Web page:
The long tortuous tentacles of interconnections spread further & wider and men 'in the know', like Charles Roe, heard of interesting mining developments in North Wales, Anglesey, Scotland & there was a big Cornish supply. We don't read of the many speculations which failed but the Weaver Navigation records indicated that The Llanberis Mine Company supplied the Macclesfield smelter in the 1760s and rich ores came from Middleton Tyas from 1764 to 1767 and some supplies came from Blackcraige, Kirkcudbrightshire ...
Much of the market for copper was in brass production and brass was an inevitable development for Charles. In 1760 five more silk mills had mushroomed in Macclesfield but there was a shortage of raw silk from China ... and silk men were up in arms blaming, 'clandestine importation of French silks' for their demise ... Charles started to move out of silk to release capital for brass. In 1763 The Havannah Works, a brass foundry was built at Eaton, Astbury near Congleton; it comprised a rolling mill, wire mill, annealing house & oven together with water from the River Dane for five wheels ... rolled copper for sugar refiners and wire for the pins of Edward Pitts ... business was good and in 1766 a second manufactory was opened, Just up the Dane at Bosley ...
William Roe (1746-1827), Charles's eldest son, at 21 years of age, in 1767, was destined to head up a new smelter in Liverpool, on the industrial South Shore, and with John Walker's connections, the coal supply from St Helen's via the Sankey Canal was contracted for ... but what about copper ore?
Ores from Cornwall were purchased from 1765 as initially other suppliers in Penrhyn-Du (calamine) and Parys Mountain on Anglesey were diminutive ; Thomas Pennant suggested -
'ore was discovered but the expenses overbalanced the profits'!
But in 1768 mining in Anglesey struck rich; Parys Mountain was full of copper! Pennant again -
'at the depth of seven feet from the surface, the solid mineral, which proved to be the vast body of which has since been worked to such advantage'.
Charles Roe's 'Paris Mountain Company' was formed in 1768.
Cheshire was renowned for salt & cheese and then silk but unbelievably Charles Roe succeeded in introducing Anglesey copper ore into Macclesfield for smelting and fabrication which lasted from about 1764 to 1800 ... but the transportation economics were impossible ... the Duke of Bridgewater was successful with his canal for coals to Manchester & Runcorn; Josiah Wedgwood had a scheme for Cornish clay to the Potteries and pottery returning to Liverpool ... but a Macclesfield canal connection to the Weaver and on to Liverpool and to Stockport & Manchester, via Sir George Warren's coal pits in Poynton, was Roe's dream ... but the Duke of Bridgewater opposed the scheme (surprise, surprise!) ...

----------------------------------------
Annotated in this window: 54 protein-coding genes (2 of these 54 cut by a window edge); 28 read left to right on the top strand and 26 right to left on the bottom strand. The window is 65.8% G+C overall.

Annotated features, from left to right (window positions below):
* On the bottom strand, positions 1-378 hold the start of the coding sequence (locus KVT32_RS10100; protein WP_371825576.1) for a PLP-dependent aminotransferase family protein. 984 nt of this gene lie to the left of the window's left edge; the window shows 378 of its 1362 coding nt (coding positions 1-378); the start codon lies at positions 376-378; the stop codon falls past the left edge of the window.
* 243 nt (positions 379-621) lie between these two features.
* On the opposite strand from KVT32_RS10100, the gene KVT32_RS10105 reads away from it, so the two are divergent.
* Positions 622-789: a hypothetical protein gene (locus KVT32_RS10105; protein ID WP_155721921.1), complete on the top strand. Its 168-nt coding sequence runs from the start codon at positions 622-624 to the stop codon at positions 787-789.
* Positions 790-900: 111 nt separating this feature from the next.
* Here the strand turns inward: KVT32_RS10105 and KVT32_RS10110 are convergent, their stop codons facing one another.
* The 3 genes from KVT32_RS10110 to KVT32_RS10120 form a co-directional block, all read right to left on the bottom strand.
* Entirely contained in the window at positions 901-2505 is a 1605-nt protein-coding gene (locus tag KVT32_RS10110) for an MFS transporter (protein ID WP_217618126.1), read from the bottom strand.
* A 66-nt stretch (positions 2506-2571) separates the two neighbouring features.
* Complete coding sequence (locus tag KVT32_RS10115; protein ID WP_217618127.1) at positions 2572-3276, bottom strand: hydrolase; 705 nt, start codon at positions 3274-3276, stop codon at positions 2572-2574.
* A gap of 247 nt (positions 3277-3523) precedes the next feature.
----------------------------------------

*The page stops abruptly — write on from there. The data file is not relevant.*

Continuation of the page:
It was rumoured that it was the Duke who also made trouble for the new Liverpool smelter, 'emitting poison of a most acrimonious nature', when the other South Shore industries were acclaimed differently; the sugar house was 'balsamic, the salt house, 'antiseptic', the glass works, 'nothing obnoxious' the iron foundry, 'virtues of chalybeate water' ... trouble brewed ... the smelters were moved to Toxteth during 1771 ... no wonder every partnership included a lawyer!
The advantage of the Toxteth operation was a big improvement in logistics and costs; the copper ore was now smelted at the waterside complex at Toxteth and only the much smaller tonnages of copper bars were sent on to Macclesfield for refining. Further savings were made by dressing and roasting the ore to remove sulphur impurities (calcining) at the Parys mine site. The improved logistics at Toxteth and the rich Parys ores gave the business a massive boost but an over complex organisation needed simplifying and in 1774 a new partnership was formed; The Macclesfield Copper Company.
In 1775 some of Charles Roe's considerable fortune was invested in the local community; the elegant Christ Church, complete with a spire, ten bells, a handsome organ and a cemetery.
In 1777 there was a further simplification of the Macclesfield Copper Company - Charles Roe was appointed Director to Superintend the works at Macclesfield; Robert Hodgson likewise at Havannah; Edward Hawkins likewise at Bosley and William Roe confirmed at Toxteth. In spite of some disruption to trade from the American War of Independence the company progressed well, and there was a spur to business through the copper sheathing of ships which 'became imperative for gaining an advantage over the enemy'. Charles Roe died in 1781.
In 1792 Roe & Co moved from Toxteth to Swansea. The Liverpool Corporation needed land at Toxteth for expanding the docks, coal supplies were difficult, labour costs high and Thomas Williams was controlling prices copper prices. They flirted with Chester and expanded at The River Bank Works at Bagillt but settled for new smelters on the River Neath in South Wales where agreements with the Cheadle Company could confront Thomas Williams.
Thomas Williams (1737-1802) grew into the copper space vacated by when Charles Roe and Thomas Patten died.
Williams started mining the other half of Parys Mountain as The Mona Mine Company. He used gunpowder effectively and built access roads to Amlwch Port where they were shipped to the smelters on the coalfields at Ravenhead and Stanley, St Helens and The Middle Bank Smelting Works, Swansea. Supreme confidence and perhaps, personal greed, combined and Thomas Williams tried to corner the copper market with cut price strategies to secure supplies to the East India Company and exploiting deals with the respected, Boulton & Watt and John Wilkinson of Bersham. He claimed to have solved the corrosion problems associated with the iron bolts which were needed to attach the copper sheathing to the Admiralty ships. Then the greatest confidence trick the industry had ever been subjected to as Williams promoted a scheme for control of the Anglesey and Cornish output which was to supply smelters at Swansea.